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Fwd = Canadian Scientists Use Video In Search For Rare Meteorite

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  • Frits Westra
    Forwarded by: fwestra@hetnet.nl (Frits Westra) Originally from: NASA Jet Propulsion Laboratory Original Subject: Canadian Scientists
    Message 1 of 1 , Nov 30, 2002
      Forwarded by: fwestra@... (Frits Westra)
      Originally from: NASA Jet Propulsion Laboratory <info@...>
      Original Subject: Canadian Scientists Use Video In Search For Rare Meteorite
      Original Date: Fri, 29 Nov 2002 21:14:04 -0600

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      Scientists use video in search for rare meteorite
      By Phoebe Dey
      University of Alberta, Canada
      November 28, 2002

      A University of Alberta astronomy camera captured a
      photograph of a blazing fireball, which may provide clues to finding a rare

      "If we could find the remains of the meteorite, it would be quite
      significant, not simply because it's another meteorite but because we would
      have the potential for determining its trajectory before it struck the
      earth," said U of A physics professor, Dr. Doug Hube. "We might be able to
      learn where in the solar system it came from."

      The camera on the rooftop observatory on the U of A physics building
      captured the image moving from the southwest horizon to the northwest for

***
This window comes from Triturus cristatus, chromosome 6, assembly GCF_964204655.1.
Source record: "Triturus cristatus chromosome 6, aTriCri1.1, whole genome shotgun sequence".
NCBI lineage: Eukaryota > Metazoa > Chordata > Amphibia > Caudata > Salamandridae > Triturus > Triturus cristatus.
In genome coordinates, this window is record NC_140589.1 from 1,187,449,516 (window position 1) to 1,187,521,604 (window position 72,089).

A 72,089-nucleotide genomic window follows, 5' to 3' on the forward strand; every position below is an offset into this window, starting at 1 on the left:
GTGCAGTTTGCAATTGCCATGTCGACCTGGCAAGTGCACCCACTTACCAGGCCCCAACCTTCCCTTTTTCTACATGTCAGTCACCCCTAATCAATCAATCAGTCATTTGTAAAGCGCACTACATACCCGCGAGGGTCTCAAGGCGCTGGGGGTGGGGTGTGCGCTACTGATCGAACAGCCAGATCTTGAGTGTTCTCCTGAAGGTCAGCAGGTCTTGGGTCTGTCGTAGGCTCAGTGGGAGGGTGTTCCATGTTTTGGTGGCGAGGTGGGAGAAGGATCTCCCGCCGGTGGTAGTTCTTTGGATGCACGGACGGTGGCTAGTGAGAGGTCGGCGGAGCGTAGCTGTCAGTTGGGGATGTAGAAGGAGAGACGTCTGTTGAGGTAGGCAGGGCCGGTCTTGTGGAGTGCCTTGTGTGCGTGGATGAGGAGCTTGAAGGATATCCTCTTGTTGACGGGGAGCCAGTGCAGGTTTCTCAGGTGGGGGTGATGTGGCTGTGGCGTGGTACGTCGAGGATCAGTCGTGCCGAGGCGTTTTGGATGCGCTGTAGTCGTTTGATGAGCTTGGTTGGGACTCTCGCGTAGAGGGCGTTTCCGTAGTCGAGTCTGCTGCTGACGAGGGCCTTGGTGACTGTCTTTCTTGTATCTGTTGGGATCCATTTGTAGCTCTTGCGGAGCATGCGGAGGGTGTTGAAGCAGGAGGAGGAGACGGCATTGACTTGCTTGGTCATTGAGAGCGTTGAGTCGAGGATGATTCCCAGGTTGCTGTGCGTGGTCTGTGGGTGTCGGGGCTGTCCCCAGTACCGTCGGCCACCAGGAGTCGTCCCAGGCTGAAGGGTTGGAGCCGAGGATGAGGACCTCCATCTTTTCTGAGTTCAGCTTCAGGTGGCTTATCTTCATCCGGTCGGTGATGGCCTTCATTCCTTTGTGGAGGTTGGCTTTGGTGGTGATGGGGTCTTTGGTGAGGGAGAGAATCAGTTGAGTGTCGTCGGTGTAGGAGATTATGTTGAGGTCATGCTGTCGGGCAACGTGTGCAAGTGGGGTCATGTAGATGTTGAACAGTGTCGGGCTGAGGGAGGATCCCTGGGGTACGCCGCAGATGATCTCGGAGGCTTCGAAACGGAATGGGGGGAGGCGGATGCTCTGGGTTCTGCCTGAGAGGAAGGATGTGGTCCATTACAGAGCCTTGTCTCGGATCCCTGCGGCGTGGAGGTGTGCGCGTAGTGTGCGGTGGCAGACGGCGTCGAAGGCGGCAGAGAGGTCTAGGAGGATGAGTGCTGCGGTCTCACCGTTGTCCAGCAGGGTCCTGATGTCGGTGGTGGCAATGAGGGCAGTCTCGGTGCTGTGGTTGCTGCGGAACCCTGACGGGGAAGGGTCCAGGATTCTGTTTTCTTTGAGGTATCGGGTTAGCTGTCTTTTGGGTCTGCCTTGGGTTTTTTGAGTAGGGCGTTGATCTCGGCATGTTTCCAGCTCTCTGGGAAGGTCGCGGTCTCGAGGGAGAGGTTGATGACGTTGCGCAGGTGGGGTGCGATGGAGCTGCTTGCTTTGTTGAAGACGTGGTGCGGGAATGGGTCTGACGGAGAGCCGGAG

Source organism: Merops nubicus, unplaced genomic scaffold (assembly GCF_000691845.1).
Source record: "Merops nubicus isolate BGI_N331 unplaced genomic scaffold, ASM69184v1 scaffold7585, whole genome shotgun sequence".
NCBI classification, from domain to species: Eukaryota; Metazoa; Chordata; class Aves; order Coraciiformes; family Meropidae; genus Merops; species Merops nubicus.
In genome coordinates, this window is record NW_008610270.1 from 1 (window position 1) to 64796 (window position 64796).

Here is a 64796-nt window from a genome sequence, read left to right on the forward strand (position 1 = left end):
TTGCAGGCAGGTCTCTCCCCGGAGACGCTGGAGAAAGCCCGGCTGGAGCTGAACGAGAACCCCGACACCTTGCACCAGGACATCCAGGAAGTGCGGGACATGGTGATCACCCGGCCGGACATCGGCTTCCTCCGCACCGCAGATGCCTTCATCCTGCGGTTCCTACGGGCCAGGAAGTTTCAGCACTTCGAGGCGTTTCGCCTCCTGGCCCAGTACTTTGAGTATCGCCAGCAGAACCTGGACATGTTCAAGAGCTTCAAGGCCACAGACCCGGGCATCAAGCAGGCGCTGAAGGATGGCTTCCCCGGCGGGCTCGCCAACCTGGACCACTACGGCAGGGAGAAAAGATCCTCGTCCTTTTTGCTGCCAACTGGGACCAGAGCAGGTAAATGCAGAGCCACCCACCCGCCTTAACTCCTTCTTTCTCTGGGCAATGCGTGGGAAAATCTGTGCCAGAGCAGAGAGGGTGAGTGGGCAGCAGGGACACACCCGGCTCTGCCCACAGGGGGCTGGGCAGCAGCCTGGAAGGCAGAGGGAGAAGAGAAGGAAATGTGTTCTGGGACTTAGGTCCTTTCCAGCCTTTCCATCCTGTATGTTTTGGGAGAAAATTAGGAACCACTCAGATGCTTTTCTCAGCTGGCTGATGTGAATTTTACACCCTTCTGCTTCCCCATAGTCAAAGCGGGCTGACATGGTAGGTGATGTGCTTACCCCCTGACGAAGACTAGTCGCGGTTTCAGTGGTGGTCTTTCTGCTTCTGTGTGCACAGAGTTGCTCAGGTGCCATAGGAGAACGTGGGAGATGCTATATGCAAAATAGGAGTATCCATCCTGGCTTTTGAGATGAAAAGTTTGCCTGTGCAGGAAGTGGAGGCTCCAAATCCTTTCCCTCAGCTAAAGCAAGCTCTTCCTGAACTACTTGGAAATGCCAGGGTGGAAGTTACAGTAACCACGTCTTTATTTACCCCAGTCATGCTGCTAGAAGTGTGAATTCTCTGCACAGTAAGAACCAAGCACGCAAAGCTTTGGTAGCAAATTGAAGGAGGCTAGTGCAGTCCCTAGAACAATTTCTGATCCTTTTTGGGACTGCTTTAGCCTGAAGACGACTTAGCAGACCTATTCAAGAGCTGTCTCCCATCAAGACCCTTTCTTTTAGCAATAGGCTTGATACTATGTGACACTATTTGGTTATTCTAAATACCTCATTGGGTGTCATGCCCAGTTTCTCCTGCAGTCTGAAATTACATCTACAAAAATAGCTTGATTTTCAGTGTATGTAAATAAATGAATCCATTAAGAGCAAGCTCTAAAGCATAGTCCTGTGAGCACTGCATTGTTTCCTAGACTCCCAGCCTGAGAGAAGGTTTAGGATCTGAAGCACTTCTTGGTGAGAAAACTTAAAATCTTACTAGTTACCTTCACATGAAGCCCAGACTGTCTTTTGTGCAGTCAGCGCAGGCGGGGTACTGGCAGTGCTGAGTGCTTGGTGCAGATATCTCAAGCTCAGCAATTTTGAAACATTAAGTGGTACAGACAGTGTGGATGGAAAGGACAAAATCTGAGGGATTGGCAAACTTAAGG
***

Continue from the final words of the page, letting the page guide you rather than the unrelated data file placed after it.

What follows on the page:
about seven seconds at 5:10 a.m. early Wednesday morning. Hube and Martin
      Connors from Athabasca University are analysing the tape and using
      eyewitness reports to do a geometric triangulation, which will determine a
      more specific area to find the meteorite.

      Videotape from the U of A's cameras is considered the final authority. The
      cameras record images of the sky 24 hours a day. About once a year, the
      cameras capture something worth following up, Hube said. The camera is
      mounted above a hemispherical mirror, which allows researchers to monitor
      the entire sky at one time.

      If this latest meteorite can be found, it will offer insight to its
      celestial beginnings and teach us more about the larger environment we live

      "Meteorites are the building blocks of the planets," Hube said. "They can
      give us clues about circumstances in this corner of the universe 4.5 billion
      years ago. Understanding them gives us a broader picture to understand the
      formation of the solar system, to understand the formation of planets."

      The University of Alberta's Earth and Atmospheric Sciences department boasts
      a meteorite collection second only to the national one in Ottawa. It is
      comprised of more than 130 different meteorites--13 of which were found in
      Alberta. Only 50 meteorites have been found in Canada.

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